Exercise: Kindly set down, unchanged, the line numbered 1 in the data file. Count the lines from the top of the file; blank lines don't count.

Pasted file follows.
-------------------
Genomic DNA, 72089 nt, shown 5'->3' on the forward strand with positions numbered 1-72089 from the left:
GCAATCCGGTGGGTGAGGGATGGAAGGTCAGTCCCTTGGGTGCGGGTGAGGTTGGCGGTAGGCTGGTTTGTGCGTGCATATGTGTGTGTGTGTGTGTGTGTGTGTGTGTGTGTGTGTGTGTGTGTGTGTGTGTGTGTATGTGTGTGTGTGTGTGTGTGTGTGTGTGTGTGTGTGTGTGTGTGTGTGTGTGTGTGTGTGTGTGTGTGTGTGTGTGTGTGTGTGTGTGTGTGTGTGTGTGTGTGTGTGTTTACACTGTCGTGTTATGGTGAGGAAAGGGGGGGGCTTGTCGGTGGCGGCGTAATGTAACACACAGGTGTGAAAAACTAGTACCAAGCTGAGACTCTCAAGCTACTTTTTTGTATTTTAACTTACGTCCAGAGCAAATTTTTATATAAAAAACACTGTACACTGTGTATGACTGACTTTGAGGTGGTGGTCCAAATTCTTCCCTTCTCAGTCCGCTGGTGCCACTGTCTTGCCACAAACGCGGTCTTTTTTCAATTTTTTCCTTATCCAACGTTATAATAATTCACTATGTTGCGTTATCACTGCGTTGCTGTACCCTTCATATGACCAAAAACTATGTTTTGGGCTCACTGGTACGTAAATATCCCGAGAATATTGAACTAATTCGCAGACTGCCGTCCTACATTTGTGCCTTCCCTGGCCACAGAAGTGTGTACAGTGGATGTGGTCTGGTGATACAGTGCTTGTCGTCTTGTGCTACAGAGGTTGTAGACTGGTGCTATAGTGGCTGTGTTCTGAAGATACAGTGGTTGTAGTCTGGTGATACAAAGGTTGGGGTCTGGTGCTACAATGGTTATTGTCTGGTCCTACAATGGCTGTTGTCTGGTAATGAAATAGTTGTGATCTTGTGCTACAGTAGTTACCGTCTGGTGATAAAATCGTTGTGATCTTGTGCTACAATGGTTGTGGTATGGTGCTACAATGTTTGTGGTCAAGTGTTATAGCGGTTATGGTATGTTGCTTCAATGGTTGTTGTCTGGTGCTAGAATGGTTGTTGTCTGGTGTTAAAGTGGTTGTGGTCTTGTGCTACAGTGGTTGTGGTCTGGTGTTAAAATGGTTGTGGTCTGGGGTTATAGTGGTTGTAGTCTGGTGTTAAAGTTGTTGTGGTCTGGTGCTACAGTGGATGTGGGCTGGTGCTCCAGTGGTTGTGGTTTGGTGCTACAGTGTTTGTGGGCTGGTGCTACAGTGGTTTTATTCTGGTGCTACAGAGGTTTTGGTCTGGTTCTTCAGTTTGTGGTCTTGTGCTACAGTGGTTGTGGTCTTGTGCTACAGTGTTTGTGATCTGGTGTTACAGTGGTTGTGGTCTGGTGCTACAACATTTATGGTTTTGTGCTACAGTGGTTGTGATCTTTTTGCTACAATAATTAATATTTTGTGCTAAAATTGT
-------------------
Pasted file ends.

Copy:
Genomic DNA, 72089 nt, shown 5'->3' on the forward strand with positions numbered 1-72089 from the left: